As Kathryn Fryer says in her blog, if you are not defining RDF URIs for your type system elements, you should be! In her post and related article she defines the ins/outs of URIs and their associated best practices.
I can’t believe I haven’t already penned a post on the importance of defining URIs for the type systems in your IBM Engineering Lifecycle Management (ELM) applications. We have certainly mentioned it in many articles and presentations. I’ve finally published an article on Jazz.net all about URIs, how to define and apply them, and best practices.
If you haven’t read it yet – please do! Here’s a quick synopsis to whet your appetite…
A “uniform resource locator” (URI) unambiguously identifies a resource. In this case, the resources we’re talking about aren’t your actual data (requirements, work items, or what have you), but rather the type system that describes that data: artifact types, attributes, enumerated values, and link types.
The type system can vary by project area, and in DOORS Next Generation, by component and configuration. For link resolution and reporting, it’s critical that equivalent resources have the same URI. So…
I’ve blogged previously that work item attachments are typically one of the largest contributors to Engineering Workflow Management (EWM) repository size. Orphaned attachments, those attachments that have been removed, not deleted, from a work item can represent a large portion of work items in the repository.
One of the new features in EWM 7.0 is support for using a work item’s access control context as the access control context its attachments as well. To aid customers in migrating existing attachments to this new security model, the development team created an as-is, unsupported, Attachment Migration utility.
One of the options of the utility is to delete orphaned attachments and thus potentially reducing the size of your EWM repository. You would first analyze the repository to understand the count and total size of orphaned attachments (along with other cases like attachments linked to multiple work items).
The analyze and delete option can be run independent of any plans to migrate attachments to the new access control model, thus are useful to run in earlier versions of EWM (6.0.4 and up) independent of any plan to upgrade to 7.0.
Remember that as noted in the previous blog, once attachments or other items are deleted, their content in the repository must first be ‘freed’ up then later reclaimed by the database system.
With the reduction in travel due to the pandemic, I have had time to complete some blogs and articles I’ve wanted to finish. Additionally, I participated in some events that moved online. This post will highlight a few.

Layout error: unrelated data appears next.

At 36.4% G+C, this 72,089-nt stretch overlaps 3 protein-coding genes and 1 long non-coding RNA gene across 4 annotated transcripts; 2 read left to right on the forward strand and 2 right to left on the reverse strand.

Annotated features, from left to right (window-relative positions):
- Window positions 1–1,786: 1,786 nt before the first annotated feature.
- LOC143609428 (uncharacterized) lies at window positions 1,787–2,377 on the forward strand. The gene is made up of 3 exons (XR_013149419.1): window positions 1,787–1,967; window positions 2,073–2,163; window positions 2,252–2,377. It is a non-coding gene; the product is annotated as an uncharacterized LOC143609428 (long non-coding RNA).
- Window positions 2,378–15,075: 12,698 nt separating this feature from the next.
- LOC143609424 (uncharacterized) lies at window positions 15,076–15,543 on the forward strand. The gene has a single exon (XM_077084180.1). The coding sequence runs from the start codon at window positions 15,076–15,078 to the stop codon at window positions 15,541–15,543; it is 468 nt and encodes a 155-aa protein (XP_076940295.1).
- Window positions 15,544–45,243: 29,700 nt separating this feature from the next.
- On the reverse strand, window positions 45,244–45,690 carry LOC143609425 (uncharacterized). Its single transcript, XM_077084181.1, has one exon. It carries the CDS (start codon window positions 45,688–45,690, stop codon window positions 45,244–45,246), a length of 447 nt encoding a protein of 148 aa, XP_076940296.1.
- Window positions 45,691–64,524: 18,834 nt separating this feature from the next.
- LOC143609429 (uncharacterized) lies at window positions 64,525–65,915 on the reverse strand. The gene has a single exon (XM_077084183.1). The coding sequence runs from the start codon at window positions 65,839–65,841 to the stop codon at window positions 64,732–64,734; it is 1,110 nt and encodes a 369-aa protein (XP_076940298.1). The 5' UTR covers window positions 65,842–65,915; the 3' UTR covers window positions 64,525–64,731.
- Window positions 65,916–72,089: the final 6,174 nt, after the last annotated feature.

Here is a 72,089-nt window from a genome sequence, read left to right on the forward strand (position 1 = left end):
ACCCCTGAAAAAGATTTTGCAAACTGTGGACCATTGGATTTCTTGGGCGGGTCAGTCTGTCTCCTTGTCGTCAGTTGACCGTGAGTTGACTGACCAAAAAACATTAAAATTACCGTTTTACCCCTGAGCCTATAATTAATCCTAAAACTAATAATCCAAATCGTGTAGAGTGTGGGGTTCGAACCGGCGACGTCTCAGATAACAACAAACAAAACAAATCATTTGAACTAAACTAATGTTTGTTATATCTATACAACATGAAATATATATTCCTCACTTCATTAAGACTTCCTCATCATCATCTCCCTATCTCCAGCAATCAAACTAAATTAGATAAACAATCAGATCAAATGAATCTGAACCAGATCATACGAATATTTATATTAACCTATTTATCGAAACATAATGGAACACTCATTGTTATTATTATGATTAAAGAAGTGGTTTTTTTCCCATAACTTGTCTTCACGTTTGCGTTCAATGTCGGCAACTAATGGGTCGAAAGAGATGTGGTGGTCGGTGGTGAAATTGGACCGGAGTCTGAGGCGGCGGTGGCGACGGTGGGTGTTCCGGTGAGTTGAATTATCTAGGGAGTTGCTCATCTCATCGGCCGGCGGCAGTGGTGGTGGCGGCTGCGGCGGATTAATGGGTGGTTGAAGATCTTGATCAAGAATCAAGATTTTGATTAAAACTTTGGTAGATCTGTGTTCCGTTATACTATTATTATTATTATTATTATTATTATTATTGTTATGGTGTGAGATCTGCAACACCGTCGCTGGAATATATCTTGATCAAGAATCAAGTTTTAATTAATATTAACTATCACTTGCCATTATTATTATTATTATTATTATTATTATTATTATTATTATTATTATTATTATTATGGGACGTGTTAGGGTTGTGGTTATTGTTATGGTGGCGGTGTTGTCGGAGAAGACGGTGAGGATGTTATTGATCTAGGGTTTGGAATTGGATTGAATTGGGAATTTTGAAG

In 6.0.3, the Engineering Lifecycle Management (ELM) solution began publishing Java Management Extensions (JMX) MBeans for managing and monitoring ELM applications. In 6.0.5, the Lifecycle Query Engine (LQE) application began publishing its own MBeans. The recommended mechanism for collecting and viewing any of these MBeans is through an enterprise monitoring solution. However, often while getting familiar with MBean content while building your monitoring dashboards, you just want to browse the MBeans from a running system without having to first ingest it into a monitoring tool.
The typical method for doing so is via repodebug. This is described in the Troubleshooting section at the bottom of CLM Monitoring.
For the LQE application, repodebug can be used to view its MBeans if there are other MBean providers running on the same server. This is not typically the case as we recommend LQE be run on its own server. Fortunately, other options exist such as Jconsole and VisualVM. This post will describe how I used Jconsole to view the LQE MBeans from ELM 7.0 running on Windows and with Websphere Liberty as the application server. The instructions may differ slightly when used with traditional Websphere or another supported operating system.
The base ELM install does not include Jconsole. It is generally part of any Java SDK install. I downloaded an IBM Java SDK to the LQE server. After expanding the zip file, navigate to the bin directory and run the jconsole.exe.
When the connection dialog appears, select Local Process and the ws-server.jar process then click Connect. I have not tried running this remotely using the Remote Process selection.
The main console window appears.
Select the MBeans tab.
Here you see several domains of MBeans, only a two of which apply to LQE: com.ibm.team.integration.lqe and com.ibm.team.jis.lqe. You’ll see there are also domains related to GC and LDX as I am running this on a server with multiple applications (despite my earlier comments regarding running LQE on its own server, but this is a test system). Note unlike many of our application MBeans, which need enabling to have them published, the LQE MBeans are collected and published automatically.